(Continued from “Land of the Eagles” on 12 February 2019)
To this day, the flag and coat-of-arms of Albania still prominently feature those of Gjergj Kastriot Skanderbeg’s. Indeed, the national hero’s saga – initial service under and subsequent revolt against the burgeoning Ottoman Empire – uncannily mirrors the complicated Albanian-Ottoman relations. The production and consumption of wine were decimated under Muslim Ottoman rule, but not eradicated. Upon achieving independence from the same empire which had then become the sick man of Europe, Albania embarked on an arduous mission to revive its time-honoured traditions of viticulture and winemaking.
As green shoots were beginning to appear, the reborn Albanian wine industry was hit by the 1933 edition of phylloxera plague, followed by Fascist Italian and Nazi German occupation during WWII. Behind the Iron Curtain, Albania might a short-lived member of the Warsaw Pact, but it did adopt collectivisation and state-run economy. In vinous terms, that means quantity above quality, and Albania’s viticultural hectarage peaked in the early 1970s, with some 20,000ha of vineyards.
Mikhail Gorbachev’s “War on Alcohol” during the 1980s resulted in massive vine pull and winery shutdowns across the Eastern Bloc. Only marginally aligned with the Soviet Union, Albania was comparatively less affected than Bulgaria and Moldova when it comes to the Communist style boom-and-bust of viticulture and winemaking. Following the end of the Cold War, a new dawn has broken, with capital, expertise and investment gradually flowing in.
Albania as a modern wine-producing country possesses some 30 wineries and 10,000ha of vineyards; while the figures are not impressive per se, three other facts are. First, Albania’s four wine regions – Coastal Plains, Central Hills, Eastern Sub-Mountains and Southeastern Mountains – encompass a hugely diverse range of terroirs and climatic conditions. Second, much of the said regions are either elevated at up to 1,300m a.s.l. or moderated by the Adriatic and Ionian Seas.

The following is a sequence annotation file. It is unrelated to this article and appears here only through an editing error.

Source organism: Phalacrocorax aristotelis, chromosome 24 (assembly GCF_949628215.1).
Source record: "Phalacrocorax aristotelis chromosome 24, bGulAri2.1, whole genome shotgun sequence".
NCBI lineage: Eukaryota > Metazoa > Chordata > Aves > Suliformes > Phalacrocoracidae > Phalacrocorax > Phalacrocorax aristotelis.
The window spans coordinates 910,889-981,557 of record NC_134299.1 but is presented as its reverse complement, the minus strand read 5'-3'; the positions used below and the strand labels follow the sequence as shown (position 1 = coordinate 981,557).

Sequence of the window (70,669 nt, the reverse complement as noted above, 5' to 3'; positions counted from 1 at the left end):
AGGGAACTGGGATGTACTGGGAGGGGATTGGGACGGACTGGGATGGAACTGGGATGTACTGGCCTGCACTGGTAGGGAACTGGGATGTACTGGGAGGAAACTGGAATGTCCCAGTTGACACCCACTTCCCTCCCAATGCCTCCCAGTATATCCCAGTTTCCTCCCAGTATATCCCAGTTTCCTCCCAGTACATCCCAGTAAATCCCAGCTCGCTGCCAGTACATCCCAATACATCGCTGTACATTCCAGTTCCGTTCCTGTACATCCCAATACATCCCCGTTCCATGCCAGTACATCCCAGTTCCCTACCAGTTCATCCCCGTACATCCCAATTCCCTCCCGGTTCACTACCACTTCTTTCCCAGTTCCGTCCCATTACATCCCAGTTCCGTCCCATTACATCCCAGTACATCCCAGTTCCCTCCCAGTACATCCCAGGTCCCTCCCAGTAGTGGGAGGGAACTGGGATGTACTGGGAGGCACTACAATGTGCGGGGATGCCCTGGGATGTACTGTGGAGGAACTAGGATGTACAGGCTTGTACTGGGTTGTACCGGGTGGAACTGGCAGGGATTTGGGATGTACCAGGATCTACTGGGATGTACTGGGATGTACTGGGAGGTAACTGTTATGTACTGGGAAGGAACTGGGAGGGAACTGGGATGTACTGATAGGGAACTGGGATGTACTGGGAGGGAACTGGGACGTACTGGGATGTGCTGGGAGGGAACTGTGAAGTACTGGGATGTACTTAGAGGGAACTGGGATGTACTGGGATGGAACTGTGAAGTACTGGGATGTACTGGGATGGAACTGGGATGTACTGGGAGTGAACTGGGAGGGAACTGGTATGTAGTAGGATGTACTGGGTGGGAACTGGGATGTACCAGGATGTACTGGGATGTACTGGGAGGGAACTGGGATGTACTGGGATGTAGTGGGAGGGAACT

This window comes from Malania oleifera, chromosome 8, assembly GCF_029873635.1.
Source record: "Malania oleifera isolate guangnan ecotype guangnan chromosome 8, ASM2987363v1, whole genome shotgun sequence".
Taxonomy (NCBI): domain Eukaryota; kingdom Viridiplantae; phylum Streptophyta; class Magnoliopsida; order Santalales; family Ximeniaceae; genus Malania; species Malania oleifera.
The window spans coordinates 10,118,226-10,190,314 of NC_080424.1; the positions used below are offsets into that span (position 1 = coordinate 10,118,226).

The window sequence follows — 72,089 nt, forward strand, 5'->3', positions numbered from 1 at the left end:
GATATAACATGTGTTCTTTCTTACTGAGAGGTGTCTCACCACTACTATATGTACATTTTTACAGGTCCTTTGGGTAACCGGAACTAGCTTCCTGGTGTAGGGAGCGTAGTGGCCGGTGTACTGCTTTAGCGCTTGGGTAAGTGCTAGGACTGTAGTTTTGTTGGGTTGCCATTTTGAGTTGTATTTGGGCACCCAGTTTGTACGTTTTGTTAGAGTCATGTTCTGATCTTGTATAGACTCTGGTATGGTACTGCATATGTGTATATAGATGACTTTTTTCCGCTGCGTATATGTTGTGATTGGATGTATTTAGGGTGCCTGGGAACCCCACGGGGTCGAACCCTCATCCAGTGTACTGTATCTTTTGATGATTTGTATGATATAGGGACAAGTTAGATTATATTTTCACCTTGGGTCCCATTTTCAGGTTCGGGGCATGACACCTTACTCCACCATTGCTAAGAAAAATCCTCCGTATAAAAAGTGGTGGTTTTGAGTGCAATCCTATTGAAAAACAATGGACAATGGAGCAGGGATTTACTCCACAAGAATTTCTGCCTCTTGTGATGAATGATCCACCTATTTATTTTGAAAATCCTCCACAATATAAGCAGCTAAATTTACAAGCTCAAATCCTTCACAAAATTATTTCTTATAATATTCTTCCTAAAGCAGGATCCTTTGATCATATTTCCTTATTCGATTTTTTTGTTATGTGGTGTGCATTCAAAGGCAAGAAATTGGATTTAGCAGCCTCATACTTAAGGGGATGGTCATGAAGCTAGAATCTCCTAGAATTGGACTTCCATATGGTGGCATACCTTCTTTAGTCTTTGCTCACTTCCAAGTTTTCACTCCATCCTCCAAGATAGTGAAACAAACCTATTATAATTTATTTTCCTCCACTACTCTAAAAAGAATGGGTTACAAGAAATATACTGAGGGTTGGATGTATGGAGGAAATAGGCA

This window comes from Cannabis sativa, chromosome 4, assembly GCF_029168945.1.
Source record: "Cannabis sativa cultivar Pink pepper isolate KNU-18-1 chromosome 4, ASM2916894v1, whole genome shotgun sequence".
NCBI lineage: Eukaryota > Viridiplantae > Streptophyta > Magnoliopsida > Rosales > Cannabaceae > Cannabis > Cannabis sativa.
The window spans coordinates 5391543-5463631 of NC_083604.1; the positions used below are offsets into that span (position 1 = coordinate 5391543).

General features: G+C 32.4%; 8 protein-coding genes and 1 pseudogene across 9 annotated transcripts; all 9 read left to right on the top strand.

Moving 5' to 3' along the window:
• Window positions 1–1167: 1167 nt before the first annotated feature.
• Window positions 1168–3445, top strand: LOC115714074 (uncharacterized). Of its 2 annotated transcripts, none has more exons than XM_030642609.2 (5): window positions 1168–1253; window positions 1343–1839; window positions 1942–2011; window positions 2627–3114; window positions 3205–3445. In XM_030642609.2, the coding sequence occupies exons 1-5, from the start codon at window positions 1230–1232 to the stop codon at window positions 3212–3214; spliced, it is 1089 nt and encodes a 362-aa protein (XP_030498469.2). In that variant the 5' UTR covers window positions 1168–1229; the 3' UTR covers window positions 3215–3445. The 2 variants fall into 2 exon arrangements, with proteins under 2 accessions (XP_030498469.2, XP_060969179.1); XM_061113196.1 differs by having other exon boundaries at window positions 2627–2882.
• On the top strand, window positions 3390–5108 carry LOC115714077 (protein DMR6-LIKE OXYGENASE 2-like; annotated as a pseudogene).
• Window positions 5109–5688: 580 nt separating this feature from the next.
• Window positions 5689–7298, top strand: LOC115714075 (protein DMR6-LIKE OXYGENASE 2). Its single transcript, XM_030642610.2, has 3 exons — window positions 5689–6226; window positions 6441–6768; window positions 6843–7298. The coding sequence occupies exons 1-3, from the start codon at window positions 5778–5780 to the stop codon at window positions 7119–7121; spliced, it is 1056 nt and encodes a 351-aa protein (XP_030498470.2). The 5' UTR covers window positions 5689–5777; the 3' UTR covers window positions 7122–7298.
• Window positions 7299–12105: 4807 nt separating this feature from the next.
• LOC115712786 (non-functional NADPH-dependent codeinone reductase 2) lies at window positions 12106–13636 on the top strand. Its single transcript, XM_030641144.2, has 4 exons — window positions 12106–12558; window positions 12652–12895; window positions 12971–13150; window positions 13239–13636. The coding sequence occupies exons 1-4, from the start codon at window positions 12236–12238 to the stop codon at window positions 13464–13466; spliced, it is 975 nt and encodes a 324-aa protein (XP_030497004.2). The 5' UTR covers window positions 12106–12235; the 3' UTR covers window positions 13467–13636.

Third, and perhaps most important of all, the Land of the Eagles is endowed with a myriad of indigenous varieties. The likes of Babasan, Cërujë, Debin, Kallmet, Kotekë, Kryqës, Manakuq, Mereshnik, Mjaltëz, Pulës, Serinë, Shesh, Stambolleshë, Tajgë, Vlosh and Vranac etc. might be a mouthful, but each one of them tells a story unlike any of the ubiquitous international varieties. With hindsight in an age where authenticity and terroir reign supreme, Albania’s isolation during the Cold War might yet be a blessing in disguise.
To be continued one day…
A single-varietal Kallmet from northern Albania, sourced from vineyards at up to 550m a.s.l., matured in stainless steel tanks and bottles for up to 12 and 8 months respectively. Bright garnet with crimson-ruby rim, the discreet nose reveals blueberry, black cherry, nutmeg, tobacco and forest floor. Anchored by vivacious acidity and silky tannins, the nuanced palate unveils mulberry, cassis, black pepper, rooibos tea and sous bois. Medium-bodied at 13%, the dainty entry evolves into a saline mid-palate, leading to a focused finish. Delightful when slightly chilled, reminiscent of a petite Chiroubles or Régnié.
A single-varietal Kallmet from the same location, matured in barrels and bottles for up to 18 and 12 months respectively. The ancient variety is vigorous, early-ripening and high-yielding, but above all consistent. Rich garnet with cardinal-carmine rim, the aromatic nose effuses mulberry, prune, clove, coffea arabica and cedar. Braced by abundant acidity and tasty tannins, the spicy palate emanates cassis, dried fig, allspice, red tea and leather. Medium-full bodied at 13%, the succulent entry continues through a fleshy mid-palate, leading to a high-spirited finish. May come across as stylistically similar to a Morgon or Moulin-à-Vent, but the Albanian character is evident.
A single-varietal Shesh i Zi from central Albania, matured in French oak barrels for up to 12 months. Dark garnet with carnelian-claret rim, the brooding nose offers prune, black olive, clove and incense. Supported by generous acidity, ripe tannins, the backward palate delivers dried cherry, wild mushroom, caffè espresso and fresh earth. Full-bodied at 14.5%, the dense entry persists through an impenetrable mid-palate, leading to a savoury finish. If tasted blind, it could well be mistaken for a southern Rhône.
Jacky I.F. Cheong is a legal professional by day and columnist by night. Having spent his formative years in Britain, France, and Germany, he regularly writes about wine, fine arts, classical music, and politics in several languages